Interview with Todd Martin (and his media-trained hands, lol), published, in Feb 2013. Martin has been on the board of directors of the USTA, and was president of the ATP players council. He coached Novak Djokovic's for parts of 09/10.....

    He talks about PEDs, opening with reference to the financial expense of anti-doping programs. Bewilderingly, he expresses the belief that EPO is undetectable in urine. WADA designated urine as the sample of choice for EPO detection in 2003. That was 10 years ago.

    http://www.wada-ama.org/en/Resources/Q-and-A/EPO-Detection/

    Some of his responses are a bit cagy, but he acknowledged the (IMO, almost irresistible) financial incentives to dope that exist in tennis.

    Paraphrasing, he goes on to state that "when I was still playing, the top players were being tested probably 5-8 times, out-of competition, if I remember the data correctly, and that's basically knocking on the door and saying we're here, so if that's decreased, that's a huge issue"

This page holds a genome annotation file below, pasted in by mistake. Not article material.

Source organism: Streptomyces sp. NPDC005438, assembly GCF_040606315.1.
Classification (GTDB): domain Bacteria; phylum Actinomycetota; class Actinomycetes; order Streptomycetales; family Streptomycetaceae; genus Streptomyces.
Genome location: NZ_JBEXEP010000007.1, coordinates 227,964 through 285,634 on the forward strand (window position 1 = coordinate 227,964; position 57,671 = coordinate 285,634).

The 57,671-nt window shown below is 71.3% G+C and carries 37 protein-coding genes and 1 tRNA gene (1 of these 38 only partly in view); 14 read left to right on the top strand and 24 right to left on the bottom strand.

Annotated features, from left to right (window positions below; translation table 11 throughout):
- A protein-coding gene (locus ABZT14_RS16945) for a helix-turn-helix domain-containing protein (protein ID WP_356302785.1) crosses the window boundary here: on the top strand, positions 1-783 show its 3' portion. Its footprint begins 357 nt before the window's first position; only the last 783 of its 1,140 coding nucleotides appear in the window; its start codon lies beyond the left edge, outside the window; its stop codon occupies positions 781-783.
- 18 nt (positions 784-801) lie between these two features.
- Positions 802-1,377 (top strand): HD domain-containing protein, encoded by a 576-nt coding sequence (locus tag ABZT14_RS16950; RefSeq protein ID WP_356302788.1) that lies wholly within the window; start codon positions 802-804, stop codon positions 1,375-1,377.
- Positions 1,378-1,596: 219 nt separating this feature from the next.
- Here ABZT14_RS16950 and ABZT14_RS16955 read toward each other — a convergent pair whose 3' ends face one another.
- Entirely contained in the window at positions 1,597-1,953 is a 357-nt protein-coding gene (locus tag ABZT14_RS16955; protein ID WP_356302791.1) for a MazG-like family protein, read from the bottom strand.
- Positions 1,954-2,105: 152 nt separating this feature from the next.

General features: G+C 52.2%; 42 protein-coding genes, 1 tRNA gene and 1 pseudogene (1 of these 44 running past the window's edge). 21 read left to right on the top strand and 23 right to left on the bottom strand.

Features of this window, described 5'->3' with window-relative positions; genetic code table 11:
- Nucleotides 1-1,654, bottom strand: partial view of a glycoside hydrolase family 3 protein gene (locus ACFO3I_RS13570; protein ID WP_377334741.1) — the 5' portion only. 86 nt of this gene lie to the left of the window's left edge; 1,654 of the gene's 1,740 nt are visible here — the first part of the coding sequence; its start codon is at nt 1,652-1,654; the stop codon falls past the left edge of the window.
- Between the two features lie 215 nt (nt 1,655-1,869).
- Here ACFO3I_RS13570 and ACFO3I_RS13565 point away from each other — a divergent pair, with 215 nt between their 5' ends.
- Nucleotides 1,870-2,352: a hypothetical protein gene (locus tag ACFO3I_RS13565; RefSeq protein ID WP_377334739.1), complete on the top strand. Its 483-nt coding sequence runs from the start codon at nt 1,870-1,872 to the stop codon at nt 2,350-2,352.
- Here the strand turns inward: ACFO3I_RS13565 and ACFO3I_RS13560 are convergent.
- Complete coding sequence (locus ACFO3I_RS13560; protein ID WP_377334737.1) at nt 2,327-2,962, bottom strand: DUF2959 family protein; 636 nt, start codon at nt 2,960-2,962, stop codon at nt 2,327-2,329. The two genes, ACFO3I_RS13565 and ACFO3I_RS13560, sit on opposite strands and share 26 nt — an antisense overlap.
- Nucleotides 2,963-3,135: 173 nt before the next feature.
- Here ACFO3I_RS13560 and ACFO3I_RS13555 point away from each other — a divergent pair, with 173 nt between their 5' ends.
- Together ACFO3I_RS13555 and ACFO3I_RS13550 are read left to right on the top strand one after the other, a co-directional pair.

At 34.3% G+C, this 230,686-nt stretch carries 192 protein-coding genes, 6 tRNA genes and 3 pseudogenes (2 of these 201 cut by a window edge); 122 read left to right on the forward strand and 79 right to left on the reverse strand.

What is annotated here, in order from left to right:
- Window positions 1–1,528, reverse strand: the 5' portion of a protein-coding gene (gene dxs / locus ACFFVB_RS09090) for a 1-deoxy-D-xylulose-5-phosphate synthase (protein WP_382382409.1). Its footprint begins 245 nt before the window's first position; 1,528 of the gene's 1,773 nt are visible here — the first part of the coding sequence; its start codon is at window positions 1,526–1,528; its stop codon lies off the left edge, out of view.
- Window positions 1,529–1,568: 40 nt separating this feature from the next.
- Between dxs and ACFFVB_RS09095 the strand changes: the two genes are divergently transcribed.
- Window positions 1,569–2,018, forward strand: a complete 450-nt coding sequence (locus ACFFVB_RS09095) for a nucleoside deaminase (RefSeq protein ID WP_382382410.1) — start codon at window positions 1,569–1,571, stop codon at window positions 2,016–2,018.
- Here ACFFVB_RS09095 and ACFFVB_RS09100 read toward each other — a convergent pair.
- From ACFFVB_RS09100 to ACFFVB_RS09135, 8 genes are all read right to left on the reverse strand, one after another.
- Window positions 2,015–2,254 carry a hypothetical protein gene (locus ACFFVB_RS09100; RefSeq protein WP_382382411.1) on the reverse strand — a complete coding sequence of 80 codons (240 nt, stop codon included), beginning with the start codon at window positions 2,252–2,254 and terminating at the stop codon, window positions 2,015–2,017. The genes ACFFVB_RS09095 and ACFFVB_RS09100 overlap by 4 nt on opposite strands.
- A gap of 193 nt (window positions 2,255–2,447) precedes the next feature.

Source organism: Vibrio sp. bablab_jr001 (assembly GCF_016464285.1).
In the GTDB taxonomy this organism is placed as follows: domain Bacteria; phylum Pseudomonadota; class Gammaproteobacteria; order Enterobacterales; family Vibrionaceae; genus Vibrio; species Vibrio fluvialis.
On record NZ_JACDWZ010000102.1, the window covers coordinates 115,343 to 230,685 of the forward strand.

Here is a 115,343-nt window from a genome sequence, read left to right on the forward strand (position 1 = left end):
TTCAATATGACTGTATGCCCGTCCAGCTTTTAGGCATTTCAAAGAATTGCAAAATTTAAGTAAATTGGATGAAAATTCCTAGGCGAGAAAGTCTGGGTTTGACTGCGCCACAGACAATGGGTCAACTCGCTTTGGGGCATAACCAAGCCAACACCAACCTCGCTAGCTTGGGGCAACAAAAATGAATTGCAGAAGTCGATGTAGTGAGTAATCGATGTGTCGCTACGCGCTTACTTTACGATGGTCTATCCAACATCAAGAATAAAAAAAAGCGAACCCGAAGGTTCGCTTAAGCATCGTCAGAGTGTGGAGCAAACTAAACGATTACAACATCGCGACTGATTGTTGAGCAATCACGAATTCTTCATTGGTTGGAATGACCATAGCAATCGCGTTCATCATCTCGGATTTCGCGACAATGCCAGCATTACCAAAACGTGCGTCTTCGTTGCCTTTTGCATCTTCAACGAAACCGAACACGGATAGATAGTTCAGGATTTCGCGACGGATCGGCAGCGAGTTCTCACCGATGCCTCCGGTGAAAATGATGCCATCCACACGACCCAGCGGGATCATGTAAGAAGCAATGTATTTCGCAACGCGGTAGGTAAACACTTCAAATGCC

Wonder if there is evidence to verify those testing stats from his era?

    Also, he says that he want's to coach Ferrer....

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  19. http://inwww.rediff.com/sports/2004/jul/16wada.htm

    THASP linked to this article in the early months of the blogs life.... It is one of the most damning pieces of evidence against the tennis authorities that I have come across, but for some reason gets no attention, so I thought it was worth reposting.

    It refers to WADA dismissing the argument that a contaminated electrolyte supplement could have led to positive nandrolone tests players, including Bohdan Ulihrach and Greg Rusedski. They evaluated 7 cases but 43 players tested positive.

    "Now it is clearly established that the source of contamination is not the electrolyte, the legal analysis behind the seven cases ... is not sustainable," WADA said.

    "The consequence and the problem arising from this situation is that there are now seven cases where exonerations were granted on what are now clearly unsustainable grounds and the exonerations may not be able to be revisited.